Date of Award

Summer 2001

Document Type

Dissertation - Restricted

Degree Name

Doctor of Philosophy (PhD)


Mechanical Engineering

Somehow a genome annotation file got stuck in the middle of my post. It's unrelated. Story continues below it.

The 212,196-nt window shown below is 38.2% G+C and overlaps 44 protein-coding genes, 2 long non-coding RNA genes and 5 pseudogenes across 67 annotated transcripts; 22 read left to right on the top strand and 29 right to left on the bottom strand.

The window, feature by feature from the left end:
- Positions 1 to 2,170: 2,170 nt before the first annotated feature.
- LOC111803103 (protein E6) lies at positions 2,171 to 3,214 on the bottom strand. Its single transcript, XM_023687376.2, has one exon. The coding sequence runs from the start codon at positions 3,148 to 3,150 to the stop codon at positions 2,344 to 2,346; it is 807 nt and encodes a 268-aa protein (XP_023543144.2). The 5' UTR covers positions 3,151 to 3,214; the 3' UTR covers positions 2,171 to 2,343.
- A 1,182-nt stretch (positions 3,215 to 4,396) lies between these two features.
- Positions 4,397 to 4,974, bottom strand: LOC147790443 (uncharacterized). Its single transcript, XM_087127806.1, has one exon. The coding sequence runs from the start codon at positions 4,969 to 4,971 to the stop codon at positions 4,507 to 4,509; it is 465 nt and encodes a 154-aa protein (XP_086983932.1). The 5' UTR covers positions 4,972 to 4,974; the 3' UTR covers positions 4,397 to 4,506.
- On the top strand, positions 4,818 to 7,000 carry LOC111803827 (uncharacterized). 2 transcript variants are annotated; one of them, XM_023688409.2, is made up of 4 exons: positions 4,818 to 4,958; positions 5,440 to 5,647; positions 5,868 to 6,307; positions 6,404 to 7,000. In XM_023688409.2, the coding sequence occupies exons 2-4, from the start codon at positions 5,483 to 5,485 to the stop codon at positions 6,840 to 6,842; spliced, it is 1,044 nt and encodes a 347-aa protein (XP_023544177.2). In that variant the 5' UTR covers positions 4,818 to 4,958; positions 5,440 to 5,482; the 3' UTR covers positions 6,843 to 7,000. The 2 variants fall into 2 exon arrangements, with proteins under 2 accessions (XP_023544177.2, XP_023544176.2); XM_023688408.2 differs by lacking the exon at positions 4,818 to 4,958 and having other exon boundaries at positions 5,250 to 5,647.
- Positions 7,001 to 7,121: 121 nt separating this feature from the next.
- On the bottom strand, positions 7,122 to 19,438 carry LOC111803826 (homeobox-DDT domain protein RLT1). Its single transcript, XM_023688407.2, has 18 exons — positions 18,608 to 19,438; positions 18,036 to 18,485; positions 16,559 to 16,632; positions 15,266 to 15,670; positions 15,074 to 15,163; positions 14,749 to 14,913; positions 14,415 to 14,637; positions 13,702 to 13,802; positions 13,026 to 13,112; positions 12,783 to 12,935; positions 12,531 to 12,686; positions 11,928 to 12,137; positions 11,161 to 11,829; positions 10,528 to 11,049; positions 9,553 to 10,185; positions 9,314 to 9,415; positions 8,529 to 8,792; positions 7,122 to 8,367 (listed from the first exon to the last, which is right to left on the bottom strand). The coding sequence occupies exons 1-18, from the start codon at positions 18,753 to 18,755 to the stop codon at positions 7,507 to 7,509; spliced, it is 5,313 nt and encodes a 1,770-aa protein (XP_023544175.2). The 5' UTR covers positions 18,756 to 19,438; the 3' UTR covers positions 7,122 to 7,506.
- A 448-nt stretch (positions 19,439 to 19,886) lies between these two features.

This dissertation introduces a fundamental concept of material removal by scratches made by ceramic media on metallic coupon as the basis for material removal by Mass Finishing process. Mass Finishing is a group of surface improvement operations such as polishing, descaling, burnishing, cleaning, and drying. Polishing, descaling, and burnishing are abrasive operations that remove or displace material on parts being processed to attain the expected effect. These material removal operations were idealized as a sequence of scratches. A series of experiments for generating scratches were conducted using an abrasive sphere on a flat polished surface of three distinct materials. The abrasive tool is a spherical ceramic piece with a surface roughness of 3.7μm and a diameter of 14.288mm, and the materials for the scratch test are steel, brass, and aluminum, with their surfaces polished to a finish better than 0.1μm. Physical properties of these materials such as yield strength, strain hardening coefficient, and strength coefficient were measured. Empirical relationships for the width and depth of the scratch with respect to process and material characteristics were developed using dimensional analysis. The theoretical output from these relationships showed a close match with the physical data obtained from experiments. This indicated that the dimensional analysis technique is a viable tool for use in this aspect of Mass Finishing research.



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